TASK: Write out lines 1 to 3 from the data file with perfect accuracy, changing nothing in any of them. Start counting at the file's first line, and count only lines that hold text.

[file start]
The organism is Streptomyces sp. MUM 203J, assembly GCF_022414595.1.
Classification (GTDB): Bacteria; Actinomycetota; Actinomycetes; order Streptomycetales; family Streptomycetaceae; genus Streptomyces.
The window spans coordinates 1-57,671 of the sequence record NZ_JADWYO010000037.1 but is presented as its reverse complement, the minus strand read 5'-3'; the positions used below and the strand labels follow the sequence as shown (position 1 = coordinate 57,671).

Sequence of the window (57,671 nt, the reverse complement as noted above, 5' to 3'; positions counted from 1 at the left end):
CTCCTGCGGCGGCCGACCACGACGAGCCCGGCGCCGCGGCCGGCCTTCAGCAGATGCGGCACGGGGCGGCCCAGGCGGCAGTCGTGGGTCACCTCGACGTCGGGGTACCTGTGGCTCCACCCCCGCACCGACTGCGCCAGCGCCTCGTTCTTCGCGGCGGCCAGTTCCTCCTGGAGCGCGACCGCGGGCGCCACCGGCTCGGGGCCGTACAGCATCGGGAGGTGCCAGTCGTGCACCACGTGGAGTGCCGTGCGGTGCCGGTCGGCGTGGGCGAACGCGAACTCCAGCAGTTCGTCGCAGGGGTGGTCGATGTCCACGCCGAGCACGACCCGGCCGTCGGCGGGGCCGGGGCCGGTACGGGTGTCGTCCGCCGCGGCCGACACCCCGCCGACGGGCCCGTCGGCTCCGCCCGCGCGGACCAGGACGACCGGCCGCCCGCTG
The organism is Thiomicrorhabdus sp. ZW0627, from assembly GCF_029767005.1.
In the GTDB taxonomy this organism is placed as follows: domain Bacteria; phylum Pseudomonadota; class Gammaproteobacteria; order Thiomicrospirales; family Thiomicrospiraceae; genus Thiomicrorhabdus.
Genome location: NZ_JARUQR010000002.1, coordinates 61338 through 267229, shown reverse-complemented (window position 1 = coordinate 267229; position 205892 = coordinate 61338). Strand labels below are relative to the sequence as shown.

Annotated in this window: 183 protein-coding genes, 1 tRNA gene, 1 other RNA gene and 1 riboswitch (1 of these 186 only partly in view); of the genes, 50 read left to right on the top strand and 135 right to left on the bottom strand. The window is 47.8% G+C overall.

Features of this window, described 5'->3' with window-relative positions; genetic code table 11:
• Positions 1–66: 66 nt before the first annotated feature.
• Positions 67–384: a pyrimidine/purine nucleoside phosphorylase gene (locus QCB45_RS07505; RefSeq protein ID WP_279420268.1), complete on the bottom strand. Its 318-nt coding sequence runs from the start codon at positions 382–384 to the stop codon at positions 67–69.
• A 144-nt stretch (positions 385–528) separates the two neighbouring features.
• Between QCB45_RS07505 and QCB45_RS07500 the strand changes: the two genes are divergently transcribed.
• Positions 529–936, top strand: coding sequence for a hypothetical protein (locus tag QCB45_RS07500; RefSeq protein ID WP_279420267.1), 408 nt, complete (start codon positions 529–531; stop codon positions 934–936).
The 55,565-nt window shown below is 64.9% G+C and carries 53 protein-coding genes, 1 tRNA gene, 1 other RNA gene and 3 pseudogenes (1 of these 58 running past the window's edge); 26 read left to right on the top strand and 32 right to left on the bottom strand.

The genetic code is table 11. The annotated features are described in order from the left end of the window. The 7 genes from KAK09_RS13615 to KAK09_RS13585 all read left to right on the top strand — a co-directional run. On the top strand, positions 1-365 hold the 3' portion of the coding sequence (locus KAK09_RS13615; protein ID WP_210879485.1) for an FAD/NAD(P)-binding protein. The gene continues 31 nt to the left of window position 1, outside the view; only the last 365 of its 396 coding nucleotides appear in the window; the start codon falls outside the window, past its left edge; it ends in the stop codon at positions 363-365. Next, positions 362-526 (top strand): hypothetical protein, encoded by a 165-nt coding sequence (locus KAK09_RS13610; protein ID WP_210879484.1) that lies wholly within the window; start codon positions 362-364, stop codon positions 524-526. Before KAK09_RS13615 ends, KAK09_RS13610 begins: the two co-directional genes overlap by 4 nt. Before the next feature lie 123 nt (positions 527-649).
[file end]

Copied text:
The organism is Streptomyces sp. MUM 203J, assembly GCF_022414595.1.
Classification (GTDB): Bacteria; Actinomycetota; Actinomycetes; order Streptomycetales; family Streptomycetaceae; genus Streptomyces.
The window spans coordinates 1-57,671 of the sequence record NZ_JADWYO010000037.1 but is presented as its reverse complement, the minus strand read 5'-3'; the positions used below and the strand labels follow the sequence as shown (position 1 = coordinate 57,671).